I started this post prior to the Freshly Pressed attention, but it seems even more relevant in the wake of all the buzz. Yesterday was my first Ash Wednesday Mass in probably about six years. I’m a cultural Catholic (a term I prefer to cafeteria Catholic or lapsed Catholic), someone who attends church intermittently, who never quite makes all the holy days of obligation and who is never quite fully versed in all the rituals and practices, despite being the valedictorian of my CCD cohort. Even with all of my Catholic baggage, I was particularly moved by the relevance of yesterday’s sermon.
As a child we were encouraged to see Lent as a sacrifice of something pleasurable, a way to appreciate suffering on a smaller scale (deprive yourself of chocolate or Saturday Morning Cartoons) and as a teenager we used this as a time to work on lapsed New Year’s Resolutions (lose ten pounds or give up smoking). When I went to college, we had a pretty cool hippie priest who had a social justice interpretation of the Bible and encouraged us to perform acts of community service. I preferred this interpretation and I wish that I had a great story to share about the process of becoming a more altruistic person, but I don’t think I ever fully gave of my time in the way that Father Bob intended.
When I was at Mass yesterday, I contemplated what I would give up for Lent and interrogated each choice, fearful that I wouldn’t be able to fully live whatever I chose. The sermon took an unexpected turn when the priest suggested that we look inward for Lent and to sacrifice our time by letting go of an all consuming trait…jealousy…sloth…guilt. When he said guilt, he had my full attention. I may not be a perfect Catholic, but I have the guilt part down pat!
He encouraged us to remember that we are all slow works in progress and perhaps this Lent we should resolve to live without regrets. By not consuming ourselves with guilt, we would open up our time and allow for a more productive existence. We can’t be kind to others, until we are kind to ourselves. It’s the notion that if you experience a loss of cabin pressure when you are on an airplane with a small child, your first duty is to put on your own oxygen mask. You won’t be able to secure the mask of your child, unless yours is fully fastened.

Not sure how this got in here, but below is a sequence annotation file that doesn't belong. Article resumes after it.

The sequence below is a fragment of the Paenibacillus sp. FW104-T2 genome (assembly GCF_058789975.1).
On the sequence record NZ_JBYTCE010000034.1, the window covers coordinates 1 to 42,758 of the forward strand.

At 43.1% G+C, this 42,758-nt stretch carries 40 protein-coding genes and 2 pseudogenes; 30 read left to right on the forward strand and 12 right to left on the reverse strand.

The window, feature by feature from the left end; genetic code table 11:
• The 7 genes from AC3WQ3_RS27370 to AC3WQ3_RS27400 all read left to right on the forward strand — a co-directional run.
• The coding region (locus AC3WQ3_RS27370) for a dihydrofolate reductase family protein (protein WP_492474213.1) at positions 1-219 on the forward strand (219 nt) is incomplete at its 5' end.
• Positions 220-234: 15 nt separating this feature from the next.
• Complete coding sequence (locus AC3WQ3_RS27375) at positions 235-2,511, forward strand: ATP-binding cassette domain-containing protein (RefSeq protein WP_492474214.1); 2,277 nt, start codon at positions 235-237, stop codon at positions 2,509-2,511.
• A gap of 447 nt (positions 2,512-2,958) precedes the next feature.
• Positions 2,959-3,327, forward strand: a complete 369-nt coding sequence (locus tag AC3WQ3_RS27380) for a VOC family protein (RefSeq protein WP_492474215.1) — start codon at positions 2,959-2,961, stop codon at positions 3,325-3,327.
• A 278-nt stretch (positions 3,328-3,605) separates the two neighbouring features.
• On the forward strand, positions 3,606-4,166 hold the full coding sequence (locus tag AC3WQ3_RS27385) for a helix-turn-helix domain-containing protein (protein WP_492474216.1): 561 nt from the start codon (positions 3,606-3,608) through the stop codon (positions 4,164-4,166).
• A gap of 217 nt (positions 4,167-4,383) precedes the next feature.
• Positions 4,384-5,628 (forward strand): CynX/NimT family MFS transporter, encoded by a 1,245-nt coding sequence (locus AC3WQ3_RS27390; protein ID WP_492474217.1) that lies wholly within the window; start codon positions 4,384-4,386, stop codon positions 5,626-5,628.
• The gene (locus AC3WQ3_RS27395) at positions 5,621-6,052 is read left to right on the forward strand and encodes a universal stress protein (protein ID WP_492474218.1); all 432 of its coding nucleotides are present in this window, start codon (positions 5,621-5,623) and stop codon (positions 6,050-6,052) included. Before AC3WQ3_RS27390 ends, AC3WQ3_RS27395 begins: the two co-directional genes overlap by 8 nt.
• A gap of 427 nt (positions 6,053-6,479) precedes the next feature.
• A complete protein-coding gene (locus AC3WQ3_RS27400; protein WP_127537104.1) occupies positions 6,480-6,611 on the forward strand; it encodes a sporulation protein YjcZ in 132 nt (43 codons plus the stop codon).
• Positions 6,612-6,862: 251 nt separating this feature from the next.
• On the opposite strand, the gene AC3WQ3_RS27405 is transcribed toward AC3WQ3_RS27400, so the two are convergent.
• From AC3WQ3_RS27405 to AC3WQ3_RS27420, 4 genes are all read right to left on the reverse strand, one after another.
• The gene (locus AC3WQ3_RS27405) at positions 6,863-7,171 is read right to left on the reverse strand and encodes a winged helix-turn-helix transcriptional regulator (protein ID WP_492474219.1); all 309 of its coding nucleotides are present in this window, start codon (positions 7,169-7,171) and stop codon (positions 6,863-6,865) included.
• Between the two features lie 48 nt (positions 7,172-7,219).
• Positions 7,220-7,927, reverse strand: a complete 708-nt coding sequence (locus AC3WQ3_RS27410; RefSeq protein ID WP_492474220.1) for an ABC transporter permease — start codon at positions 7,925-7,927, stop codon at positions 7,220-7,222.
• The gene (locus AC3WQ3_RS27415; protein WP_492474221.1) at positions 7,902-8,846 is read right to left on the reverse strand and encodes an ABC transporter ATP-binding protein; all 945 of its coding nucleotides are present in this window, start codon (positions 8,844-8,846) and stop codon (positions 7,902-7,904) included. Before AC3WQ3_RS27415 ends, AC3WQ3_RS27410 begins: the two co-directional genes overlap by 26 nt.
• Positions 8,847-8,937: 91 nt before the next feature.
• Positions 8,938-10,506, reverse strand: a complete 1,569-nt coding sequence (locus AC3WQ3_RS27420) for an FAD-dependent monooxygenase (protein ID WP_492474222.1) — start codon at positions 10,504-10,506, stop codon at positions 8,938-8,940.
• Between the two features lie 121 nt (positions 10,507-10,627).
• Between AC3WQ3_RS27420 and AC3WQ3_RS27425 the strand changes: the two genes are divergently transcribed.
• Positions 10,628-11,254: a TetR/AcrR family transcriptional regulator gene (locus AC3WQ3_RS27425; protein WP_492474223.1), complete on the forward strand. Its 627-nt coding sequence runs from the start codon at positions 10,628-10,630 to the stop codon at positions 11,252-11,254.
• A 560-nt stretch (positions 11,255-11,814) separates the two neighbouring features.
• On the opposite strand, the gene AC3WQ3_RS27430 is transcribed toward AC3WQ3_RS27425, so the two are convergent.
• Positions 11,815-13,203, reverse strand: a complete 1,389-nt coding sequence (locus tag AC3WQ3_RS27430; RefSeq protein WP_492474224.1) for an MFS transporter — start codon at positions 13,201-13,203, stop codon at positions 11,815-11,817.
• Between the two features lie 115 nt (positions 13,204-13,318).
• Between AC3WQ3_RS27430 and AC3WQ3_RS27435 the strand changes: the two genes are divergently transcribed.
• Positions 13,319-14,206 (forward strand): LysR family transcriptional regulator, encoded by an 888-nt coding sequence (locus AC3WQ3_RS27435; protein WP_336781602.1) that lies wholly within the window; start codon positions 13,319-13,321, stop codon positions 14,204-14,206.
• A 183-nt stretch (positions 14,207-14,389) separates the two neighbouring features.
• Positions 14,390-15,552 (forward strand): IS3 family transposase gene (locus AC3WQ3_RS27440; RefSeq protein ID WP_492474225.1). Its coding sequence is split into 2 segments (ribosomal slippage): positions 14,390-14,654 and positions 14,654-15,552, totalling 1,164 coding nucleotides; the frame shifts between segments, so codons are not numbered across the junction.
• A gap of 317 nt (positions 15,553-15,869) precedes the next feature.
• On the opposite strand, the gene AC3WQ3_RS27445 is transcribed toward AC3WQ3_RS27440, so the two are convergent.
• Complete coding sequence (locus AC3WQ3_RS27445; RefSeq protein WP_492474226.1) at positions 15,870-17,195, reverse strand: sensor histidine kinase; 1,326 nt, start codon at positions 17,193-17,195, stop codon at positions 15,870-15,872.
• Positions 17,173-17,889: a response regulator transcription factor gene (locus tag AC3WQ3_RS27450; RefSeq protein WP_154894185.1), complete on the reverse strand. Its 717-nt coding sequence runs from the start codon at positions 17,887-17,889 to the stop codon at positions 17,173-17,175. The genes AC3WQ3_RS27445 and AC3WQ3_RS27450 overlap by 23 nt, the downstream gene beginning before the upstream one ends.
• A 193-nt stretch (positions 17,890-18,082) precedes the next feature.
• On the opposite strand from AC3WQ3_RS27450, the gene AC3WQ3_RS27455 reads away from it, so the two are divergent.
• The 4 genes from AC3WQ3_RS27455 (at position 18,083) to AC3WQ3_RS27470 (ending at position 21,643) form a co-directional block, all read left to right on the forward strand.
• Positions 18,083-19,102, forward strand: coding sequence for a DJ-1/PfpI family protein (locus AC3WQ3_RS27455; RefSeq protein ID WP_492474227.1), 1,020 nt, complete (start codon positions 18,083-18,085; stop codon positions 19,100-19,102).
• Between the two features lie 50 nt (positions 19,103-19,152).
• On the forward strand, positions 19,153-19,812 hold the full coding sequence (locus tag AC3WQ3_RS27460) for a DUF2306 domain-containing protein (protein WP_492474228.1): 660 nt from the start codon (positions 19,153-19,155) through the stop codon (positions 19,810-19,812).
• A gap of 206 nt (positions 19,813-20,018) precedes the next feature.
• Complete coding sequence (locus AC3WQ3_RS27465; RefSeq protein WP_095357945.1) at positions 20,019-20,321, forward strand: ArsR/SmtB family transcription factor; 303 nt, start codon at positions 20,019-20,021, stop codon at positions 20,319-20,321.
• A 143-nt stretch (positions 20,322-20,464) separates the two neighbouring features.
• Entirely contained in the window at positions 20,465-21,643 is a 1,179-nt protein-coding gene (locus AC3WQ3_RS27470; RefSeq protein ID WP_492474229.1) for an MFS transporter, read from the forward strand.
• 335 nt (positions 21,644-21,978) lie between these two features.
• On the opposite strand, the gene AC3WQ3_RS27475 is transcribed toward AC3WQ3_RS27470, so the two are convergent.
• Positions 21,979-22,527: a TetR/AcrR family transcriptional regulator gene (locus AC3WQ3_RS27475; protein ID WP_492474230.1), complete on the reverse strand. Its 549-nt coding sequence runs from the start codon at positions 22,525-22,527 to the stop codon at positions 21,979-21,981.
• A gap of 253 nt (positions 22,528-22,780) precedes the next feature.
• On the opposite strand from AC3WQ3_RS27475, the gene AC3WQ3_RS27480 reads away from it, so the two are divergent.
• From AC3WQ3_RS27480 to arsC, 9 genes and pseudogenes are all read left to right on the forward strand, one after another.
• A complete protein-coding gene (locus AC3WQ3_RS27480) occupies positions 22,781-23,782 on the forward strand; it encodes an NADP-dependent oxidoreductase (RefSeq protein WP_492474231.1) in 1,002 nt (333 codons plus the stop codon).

One of the things about aging and about becoming 30 that so many of my friends discuss is the desire to be secure, to be fully formed in the shape of whoever they thought they’d be by 30. Thirty, I am realizing, is a rather arbitrary number. There is just an overwhelming sense among my friends, of all ages, that the goals we have set for ourselves seem quite impossible to realize, maybe more so now in the particular economic climate than at any other point in recent memory. When my parents were 30 they had the careers that would sustain them to retirement; they owned a home; they were starting a family. Not any of my trentaginarian friends have all of those balls lined up. It’s not that my parents were smarter or more privileged, it’s that they were living in a different time. Even in the illusion of fully formed perfection, they were still a work in progress.
As a child of the Clinton years, I watched Tuesday’s PBS documentary on Clinton to both relive my childhood and to better understand the events of that moment in history. What shocked me about Part 1 was how little I knew about Clinton’s professional background and how many times he had lost local elections before the presidency. At 30 he was far more successful than most people that I know, but he was also failing at various things, at a significant pace. If you took a screen shot of Clinton at 30, you wouldn’t have imagined his future successes. In his own way, Clinton was aware that he was a work in progress, by self-identifying as the Comeback Kid.
So for those of you who have been reading and commenting on the trials and tribulations of aging, remember: We Are A Work In Progress, at any age. Be patient with others, but most of all, be patient with yourself. This is what I will be trying to do over these next forty days.